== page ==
[FOM] An Explanation of Computation Theory for Lawyers

Francis Davey fjmd1a at gmail.com
Sat Nov 14 15:50:56 EST 2009

2009/11/14 Paul Elliott <pelliott at blackpatchpanel.com>:
> Are there any errors or over simplifications that should be pointed out
> to the author? Any other comments?

It seems pretty shallow to me I'm afraid (I am a practising lawyer
with some interest in intellectual property, but I used to teach
computation theory).

I agree that there does seem to be a view amongst some lawyers that
there is a clear distinction between mathematical algorithms and
computer programs that would not stand up to close inspection. I am
afraid the difficulties associated with a sensible discussion of
software patents are not so easily resolved.

Two specific points:

(1) The Re Alappat idea that a computer+program could be a new machine
 (in the patent sense) distinct from a general purpose computer  is an
entirely reasonable one. Its hard to make a principled distinction
between (say) a machine with levers, pulleys, cogs and so on carrying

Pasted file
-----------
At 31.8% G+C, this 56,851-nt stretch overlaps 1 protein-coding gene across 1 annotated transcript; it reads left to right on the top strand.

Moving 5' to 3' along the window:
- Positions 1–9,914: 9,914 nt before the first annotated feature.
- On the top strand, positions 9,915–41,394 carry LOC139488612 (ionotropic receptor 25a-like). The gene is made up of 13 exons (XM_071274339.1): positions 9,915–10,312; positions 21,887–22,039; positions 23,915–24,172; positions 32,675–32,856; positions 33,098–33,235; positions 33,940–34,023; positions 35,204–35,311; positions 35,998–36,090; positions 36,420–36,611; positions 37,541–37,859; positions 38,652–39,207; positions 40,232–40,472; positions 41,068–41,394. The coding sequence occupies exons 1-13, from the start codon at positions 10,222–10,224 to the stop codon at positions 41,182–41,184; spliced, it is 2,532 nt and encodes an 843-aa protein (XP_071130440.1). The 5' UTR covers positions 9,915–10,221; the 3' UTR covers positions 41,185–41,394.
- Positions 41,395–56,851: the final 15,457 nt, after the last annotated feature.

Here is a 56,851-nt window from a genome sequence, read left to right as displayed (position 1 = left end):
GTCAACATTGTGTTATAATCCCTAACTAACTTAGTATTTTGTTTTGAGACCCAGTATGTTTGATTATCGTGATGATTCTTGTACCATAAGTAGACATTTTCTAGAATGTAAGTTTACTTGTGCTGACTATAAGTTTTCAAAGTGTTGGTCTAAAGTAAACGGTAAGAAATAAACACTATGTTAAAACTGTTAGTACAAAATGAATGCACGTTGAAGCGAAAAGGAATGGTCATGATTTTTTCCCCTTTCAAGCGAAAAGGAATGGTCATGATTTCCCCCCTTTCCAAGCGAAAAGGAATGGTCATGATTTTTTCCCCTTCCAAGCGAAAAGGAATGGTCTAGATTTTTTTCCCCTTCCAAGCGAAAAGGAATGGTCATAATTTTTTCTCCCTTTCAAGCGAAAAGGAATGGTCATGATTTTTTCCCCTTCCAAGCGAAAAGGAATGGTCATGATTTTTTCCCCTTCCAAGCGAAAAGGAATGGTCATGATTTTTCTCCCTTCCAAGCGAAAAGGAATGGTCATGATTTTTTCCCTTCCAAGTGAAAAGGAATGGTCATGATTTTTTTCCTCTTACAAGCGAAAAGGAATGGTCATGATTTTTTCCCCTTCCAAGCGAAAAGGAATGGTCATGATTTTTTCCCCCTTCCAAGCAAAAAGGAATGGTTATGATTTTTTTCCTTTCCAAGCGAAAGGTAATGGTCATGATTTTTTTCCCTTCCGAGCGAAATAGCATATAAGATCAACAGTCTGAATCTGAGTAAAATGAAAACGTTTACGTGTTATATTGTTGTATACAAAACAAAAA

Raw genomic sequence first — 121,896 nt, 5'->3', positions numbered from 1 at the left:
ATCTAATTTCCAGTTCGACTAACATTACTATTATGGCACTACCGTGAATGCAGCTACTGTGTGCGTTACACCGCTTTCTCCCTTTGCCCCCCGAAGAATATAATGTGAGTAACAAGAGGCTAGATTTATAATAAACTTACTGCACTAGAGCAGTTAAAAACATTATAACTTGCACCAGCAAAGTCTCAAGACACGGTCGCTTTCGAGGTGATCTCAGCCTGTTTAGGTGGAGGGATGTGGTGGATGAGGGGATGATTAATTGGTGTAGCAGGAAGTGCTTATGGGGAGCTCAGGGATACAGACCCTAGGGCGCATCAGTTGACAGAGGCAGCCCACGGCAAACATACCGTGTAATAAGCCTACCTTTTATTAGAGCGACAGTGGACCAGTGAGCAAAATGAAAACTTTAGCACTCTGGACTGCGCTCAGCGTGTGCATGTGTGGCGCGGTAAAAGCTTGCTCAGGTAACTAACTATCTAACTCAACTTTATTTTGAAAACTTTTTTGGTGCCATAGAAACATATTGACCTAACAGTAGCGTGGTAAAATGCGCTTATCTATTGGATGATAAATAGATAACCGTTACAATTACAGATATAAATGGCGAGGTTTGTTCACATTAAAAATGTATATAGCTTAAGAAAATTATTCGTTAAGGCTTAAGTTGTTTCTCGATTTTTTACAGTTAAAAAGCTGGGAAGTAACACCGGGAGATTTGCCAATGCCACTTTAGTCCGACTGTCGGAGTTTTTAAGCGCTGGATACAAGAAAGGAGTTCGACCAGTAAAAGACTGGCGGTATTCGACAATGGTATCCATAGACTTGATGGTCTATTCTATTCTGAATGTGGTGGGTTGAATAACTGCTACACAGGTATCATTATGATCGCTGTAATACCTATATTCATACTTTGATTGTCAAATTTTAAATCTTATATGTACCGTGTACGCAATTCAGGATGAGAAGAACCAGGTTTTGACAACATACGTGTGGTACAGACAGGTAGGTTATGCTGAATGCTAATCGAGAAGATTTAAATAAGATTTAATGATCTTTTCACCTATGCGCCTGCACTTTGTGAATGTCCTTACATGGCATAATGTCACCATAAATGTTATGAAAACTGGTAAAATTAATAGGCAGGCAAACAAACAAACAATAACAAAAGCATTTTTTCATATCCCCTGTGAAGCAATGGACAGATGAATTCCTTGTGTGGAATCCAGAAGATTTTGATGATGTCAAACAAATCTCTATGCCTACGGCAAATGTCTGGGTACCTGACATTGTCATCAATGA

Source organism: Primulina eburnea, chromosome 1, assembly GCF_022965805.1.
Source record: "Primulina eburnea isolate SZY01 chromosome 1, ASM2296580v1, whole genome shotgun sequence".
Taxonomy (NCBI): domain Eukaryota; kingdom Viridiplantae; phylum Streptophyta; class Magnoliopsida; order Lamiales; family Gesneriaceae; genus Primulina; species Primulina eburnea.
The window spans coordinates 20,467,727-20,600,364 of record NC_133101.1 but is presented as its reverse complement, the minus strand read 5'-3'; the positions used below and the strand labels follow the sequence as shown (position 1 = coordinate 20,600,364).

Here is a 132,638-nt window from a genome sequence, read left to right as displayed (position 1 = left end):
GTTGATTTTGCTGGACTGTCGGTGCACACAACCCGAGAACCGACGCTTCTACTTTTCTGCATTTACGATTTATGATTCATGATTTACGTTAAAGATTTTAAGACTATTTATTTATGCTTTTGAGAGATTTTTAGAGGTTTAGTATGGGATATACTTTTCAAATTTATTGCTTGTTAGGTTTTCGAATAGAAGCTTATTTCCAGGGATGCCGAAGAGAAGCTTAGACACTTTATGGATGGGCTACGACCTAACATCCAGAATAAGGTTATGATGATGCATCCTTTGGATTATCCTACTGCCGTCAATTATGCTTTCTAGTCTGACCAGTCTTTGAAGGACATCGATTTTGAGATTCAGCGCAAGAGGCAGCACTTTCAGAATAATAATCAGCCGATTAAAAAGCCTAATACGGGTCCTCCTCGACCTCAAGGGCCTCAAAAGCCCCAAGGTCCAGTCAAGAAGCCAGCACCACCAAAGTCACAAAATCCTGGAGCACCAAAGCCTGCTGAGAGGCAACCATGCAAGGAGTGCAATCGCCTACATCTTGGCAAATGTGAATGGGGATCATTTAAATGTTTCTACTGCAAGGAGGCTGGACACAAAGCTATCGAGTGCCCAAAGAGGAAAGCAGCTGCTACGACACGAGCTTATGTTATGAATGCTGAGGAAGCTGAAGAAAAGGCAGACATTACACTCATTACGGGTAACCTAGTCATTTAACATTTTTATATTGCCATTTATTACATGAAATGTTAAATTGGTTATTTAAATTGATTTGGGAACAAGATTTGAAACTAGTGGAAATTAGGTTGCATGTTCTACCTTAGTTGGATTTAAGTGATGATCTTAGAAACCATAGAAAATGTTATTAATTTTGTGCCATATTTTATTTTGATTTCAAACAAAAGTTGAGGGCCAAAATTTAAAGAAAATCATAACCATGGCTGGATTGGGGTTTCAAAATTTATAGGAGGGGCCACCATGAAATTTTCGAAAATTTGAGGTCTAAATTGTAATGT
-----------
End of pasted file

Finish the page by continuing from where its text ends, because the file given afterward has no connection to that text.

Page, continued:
out an algorithmic task, and a computer programmed to do it. If the
one is patentable, why should the other not be?

There might *be* reasons not to permit software patents, even of this
kind, but there's no necessary reason why the fact that something is
implemented in software means it can't function as a newly invented

The author's counter-arguments are fallacious since they assume that a
relatively obvious thing (like a car with steering wheel turned to the
right) could not be patentable subject matter, when of course they
could. The wheel-turned car would be rejected as unpatentable not at
the subject matter stage but later as being non-novel and obvious.

(2) While it is true that Microsoft Word is a proof in some carefully
chosen logic (via Curry-Howard) and running it on my computer is a
proof simplification, in practice we would never think of it in that
way. Since patent law contains a lot of fuzzy concepts, many of them
being matters of degree rather than possessing sharp dividing lines,
there's no reason why it should not reject Word as an example of a
mathematical algorithm even if in principle it really is.

I hope that makes sense. I have simplified rather so as not to bore
FOMers with law. Two notes of caution: (i) US patent law is based on a
different set of principles to European law: the latter specifically
excludes computer programs as part of the EPO treaty, whereas the
constitutional principles on which US patent law are based do not;
(ii) the terminology is also different between the two and I'm afraid
I tend to use them interchangeably.

If anyone wants further information, please get in touch.

Francis Davey

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